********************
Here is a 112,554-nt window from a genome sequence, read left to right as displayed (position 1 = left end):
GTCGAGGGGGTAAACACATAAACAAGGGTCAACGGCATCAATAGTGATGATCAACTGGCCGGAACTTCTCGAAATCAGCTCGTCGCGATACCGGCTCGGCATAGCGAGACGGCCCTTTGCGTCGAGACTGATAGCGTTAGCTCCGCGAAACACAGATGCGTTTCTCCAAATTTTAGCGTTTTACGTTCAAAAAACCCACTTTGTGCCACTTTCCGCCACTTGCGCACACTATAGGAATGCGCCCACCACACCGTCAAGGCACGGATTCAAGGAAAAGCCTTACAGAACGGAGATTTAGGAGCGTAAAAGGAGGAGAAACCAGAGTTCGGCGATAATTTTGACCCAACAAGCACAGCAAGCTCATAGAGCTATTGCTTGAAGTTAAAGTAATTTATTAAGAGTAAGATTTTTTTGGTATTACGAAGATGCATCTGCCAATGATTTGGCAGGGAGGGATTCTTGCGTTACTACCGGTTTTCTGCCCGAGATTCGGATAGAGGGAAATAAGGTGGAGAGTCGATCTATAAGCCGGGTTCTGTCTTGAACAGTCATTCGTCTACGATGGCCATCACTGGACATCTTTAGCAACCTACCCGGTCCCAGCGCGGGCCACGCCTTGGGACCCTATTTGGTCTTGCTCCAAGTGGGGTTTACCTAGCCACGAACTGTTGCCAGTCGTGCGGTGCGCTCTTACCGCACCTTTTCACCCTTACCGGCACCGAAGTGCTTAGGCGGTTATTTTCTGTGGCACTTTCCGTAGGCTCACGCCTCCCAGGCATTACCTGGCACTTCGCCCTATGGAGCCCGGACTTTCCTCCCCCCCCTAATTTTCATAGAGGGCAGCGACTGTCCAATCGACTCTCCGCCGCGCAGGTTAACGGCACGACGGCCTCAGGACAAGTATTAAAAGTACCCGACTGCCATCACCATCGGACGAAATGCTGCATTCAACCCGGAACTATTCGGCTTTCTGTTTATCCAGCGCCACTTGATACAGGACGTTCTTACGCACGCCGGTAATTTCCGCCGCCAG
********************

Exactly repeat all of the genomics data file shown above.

Here is a 112,554-nt window from a genome sequence, read left to right as displayed (position 1 = left end):
GTCGAGGGGGTAAACACATAAACAAGGGTCAACGGCATCAATAGTGATGATCAACTGGCCGGAACTTCTCGAAATCAGCTCGTCGCGATACCGGCTCGGCATAGCGAGACGGCCCTTTGCGTCGAGACTGATAGCGTTAGCTCCGCGAAACACAGATGCGTTTCTCCAAATTTTAGCGTTTTACGTTCAAAAAACCCACTTTGTGCCACTTTCCGCCACTTGCGCACACTATAGGAATGCGCCCACCACACCGTCAAGGCACGGATTCAAGGAAAAGCCTTACAGAACGGAGATTTAGGAGCGTAAAAGGAGGAGAAACCAGAGTTCGGCGATAATTTTGACCCAACAAGCACAGCAAGCTCATAGAGCTATTGCTTGAAGTTAAAGTAATTTATTAAGAGTAAGATTTTTTTGGTATTACGAAGATGCATCTGCCAATGATTTGGCAGGGAGGGATTCTTGCGTTACTACCGGTTTTCTGCCCGAGATTCGGATAGAGGGAAATAAGGTGGAGAGTCGATCTATAAGCCGGGTTCTGTCTTGAACAGTCATTCGTCTACGATGGCCATCACTGGACATCTTTAGCAACCTACCCGGTCCCAGCGCGGGCCACGCCTTGGGACCCTATTTGGTCTTGCTCCAAGTGGGGTTTACCTAGCCACGAACTGTTGCCAGTCGTGCGGTGCGCTCTTACCGCACCTTTTCACCCTTACCGGCACCGAAGTGCTTAGGCGGTTATTTTCTGTGGCACTTTCCGTAGGCTCACGCCTCCCAGGCATTACCTGGCACTTCGCCCTATGGAGCCCGGACTTTCCTCCCCCCCCTAATTTTCATAGAGGGCAGCGACTGTCCAATCGACTCTCCGCCGCGCAGGTTAACGGCACGACGGCCTCAGGACAAGTATTAAAAGTACCCGACTGCCATCACCATCGGACGAAATGCTGCATTCAACCCGGAACTATTCGGCTTTCTGTTTATCCAGCGCCACTTGATACAGGACGTTCTTACGCACGCCGGTAATTTCCGCCGCCAG